In an earlier post, we took a look into filing a personal injury lawsuit after a dog bite, including what steps to take immediately following being bitten, and potential legal outcomes.
Many states utilize a so-called “one bite rule” when it comes to lawsuits following a dog bite. South Carolina stands apart in this case, as well as in their use of the “provocation defense”.
What is the “one bite” rule?
Why doesn’t South Carolina use the “one bite” rule, and what is the “provocation defense” in dog bite cases?
Let’s take a look.
Until 1985, they did.
In many jurisdictions, a dog owner is only held liable for injuries caused by his or her dog biting someone else if the owner knew (or should have known) of the dog’s aggression or hostile nature.
Basically, this meant that unless the dog in question had previously attacked another person (thereby making its owner aware of its potential propensity for aggression), the owner would generally not be found liable for the damage resulting from that first attack.
If you were the first victim of an aggressive dog, you would find yourself denied compensation from the dog owner, because they would not be considered legally liable.
This is the “one bite” rule.
In 1985, the South Carolina Supreme Court took an unusual step of replacing this common rule with our current dog bite law, in the case of Hossenlopp v. Cannon, which you can read more about here.
The SC Supreme Court ruled that dog owners are strictly legally liable whenever their dogs bite or attack a person without provocation. This essentially did away with the “one bite” rule.
They also ruled that not just the dog owner but anyone who is “in control of possession of” the dog at the time of the attack could be held liable for resulting injury.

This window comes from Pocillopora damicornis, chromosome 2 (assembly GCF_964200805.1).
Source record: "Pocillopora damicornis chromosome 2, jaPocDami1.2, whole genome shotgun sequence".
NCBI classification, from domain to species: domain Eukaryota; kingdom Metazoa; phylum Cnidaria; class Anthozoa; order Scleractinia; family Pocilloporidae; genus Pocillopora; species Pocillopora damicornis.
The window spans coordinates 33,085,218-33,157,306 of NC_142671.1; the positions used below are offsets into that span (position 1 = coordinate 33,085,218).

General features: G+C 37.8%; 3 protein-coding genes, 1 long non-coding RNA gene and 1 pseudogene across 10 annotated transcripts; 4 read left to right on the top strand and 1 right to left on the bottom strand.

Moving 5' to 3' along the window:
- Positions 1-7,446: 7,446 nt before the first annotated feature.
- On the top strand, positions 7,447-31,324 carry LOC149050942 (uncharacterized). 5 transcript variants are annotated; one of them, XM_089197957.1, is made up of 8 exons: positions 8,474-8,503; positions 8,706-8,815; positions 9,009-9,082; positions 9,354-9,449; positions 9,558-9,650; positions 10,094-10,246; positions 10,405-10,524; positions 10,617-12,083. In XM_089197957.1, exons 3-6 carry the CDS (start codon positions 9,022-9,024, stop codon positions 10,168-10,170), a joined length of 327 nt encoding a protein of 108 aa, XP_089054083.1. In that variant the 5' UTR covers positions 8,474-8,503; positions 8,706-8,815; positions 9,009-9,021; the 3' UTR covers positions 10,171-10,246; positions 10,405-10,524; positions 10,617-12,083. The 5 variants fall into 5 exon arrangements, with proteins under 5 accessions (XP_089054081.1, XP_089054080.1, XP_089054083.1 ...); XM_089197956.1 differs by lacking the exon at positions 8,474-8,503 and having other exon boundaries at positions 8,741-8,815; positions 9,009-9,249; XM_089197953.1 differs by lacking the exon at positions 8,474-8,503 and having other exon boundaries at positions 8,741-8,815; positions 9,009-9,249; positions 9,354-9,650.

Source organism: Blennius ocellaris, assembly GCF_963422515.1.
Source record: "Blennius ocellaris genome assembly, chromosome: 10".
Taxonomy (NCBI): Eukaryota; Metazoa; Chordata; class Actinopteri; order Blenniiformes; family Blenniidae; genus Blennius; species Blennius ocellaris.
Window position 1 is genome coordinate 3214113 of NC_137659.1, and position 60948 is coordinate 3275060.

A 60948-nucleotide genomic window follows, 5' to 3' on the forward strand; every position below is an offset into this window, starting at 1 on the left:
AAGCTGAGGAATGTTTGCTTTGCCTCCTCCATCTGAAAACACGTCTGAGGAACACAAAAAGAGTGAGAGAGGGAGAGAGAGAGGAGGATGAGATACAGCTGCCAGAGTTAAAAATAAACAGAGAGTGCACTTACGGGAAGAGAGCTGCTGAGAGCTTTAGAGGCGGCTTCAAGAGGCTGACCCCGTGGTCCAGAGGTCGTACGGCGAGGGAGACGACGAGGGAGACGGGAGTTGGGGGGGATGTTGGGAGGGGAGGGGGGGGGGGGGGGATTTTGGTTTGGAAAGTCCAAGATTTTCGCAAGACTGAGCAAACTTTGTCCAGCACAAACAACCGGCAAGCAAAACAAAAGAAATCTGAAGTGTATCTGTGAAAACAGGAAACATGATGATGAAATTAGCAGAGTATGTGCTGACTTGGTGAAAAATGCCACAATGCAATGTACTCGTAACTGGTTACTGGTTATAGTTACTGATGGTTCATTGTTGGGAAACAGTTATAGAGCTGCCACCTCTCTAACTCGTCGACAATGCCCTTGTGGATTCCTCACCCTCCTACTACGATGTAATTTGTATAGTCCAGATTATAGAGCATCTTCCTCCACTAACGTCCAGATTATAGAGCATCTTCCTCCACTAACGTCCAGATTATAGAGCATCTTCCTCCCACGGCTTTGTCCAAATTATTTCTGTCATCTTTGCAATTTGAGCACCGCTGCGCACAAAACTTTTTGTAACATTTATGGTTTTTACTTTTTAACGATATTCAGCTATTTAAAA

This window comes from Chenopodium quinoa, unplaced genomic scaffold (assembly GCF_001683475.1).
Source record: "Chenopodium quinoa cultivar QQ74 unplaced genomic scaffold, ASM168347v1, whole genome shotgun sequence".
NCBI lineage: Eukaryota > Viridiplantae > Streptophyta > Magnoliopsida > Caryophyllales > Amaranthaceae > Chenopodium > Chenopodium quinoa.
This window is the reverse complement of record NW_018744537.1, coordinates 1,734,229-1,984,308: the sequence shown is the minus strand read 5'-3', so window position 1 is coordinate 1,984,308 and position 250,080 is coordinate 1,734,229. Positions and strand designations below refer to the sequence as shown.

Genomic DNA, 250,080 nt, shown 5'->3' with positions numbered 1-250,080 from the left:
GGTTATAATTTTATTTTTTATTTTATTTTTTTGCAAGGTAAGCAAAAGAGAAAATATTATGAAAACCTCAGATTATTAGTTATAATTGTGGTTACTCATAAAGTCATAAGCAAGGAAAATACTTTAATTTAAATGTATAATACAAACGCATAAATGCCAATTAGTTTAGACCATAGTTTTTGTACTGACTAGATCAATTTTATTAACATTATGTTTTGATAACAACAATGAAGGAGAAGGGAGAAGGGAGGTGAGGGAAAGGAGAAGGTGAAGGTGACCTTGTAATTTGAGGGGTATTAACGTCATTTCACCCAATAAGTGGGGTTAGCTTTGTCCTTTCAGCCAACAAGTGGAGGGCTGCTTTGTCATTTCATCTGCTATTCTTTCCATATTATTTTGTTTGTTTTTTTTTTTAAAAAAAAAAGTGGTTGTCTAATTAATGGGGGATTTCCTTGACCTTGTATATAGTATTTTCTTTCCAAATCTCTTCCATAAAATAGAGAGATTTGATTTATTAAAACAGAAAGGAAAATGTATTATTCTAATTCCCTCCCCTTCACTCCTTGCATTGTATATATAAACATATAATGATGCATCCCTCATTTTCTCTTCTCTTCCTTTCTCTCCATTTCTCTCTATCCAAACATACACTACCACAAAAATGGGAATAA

The South Carolina legislature enacted a statute, 47-3-110, that codified this ruling into law.
In the case of a dog being provoked into attacking a person, the owner may not be held liable for the resulting dog bites or injuries.
A good example of such a situation would be if someone threw rocks at a dog and it broke free of its leash or lead and attacked the person who had been tormenting it. In this case, the dog was “provoked” into an attack and the owner would therefore likely not be held liable for the injuries.
The provocation defense provides some protection for dog owners, but it must be able to be proven in a court of law in order to applicable.
Any photographic, eyewitness, or video evidence that supports this, or injuries found on the dog from the provocation, can help to build this defense.
The most common way that compensation is recovered following a dog bite injury is through the owner’s home insurance policy.
Most homeowners carry homeowner’s insurance (and if you don’t, you should look into picking up a standard policy). Homeowner’s insurance provides protection in the event of fire, theft, or other damage. It may also cover injuries suffered on the homeowner’s property, which could include anyone injured by the family pet.
If the dog in question is part of a breed that the homeowner policy excludes (some insurance companies do not cover bites resulting from “bully breeds” like pit bulls, or other big breed dogs like German Shepherds or Rottweilers), the dog owner may find themselves paying for the victim’s damages out-of-pocket.
Some homeowners carry “umbrella policies” that help to cover these costs when homeowner’s insurance will not.
If you are searching for compensation to help recover medical and other costs following a dog bite injury in Columbia, SC, Bluestein Attorneys is here to help. We have experience in dog bites and other Personal Injury issues like automobile collisions, medical malpractice, defective products, and more.
Reach us by phone at (803) 779-7599 or contact us online to request your FREE consultation today.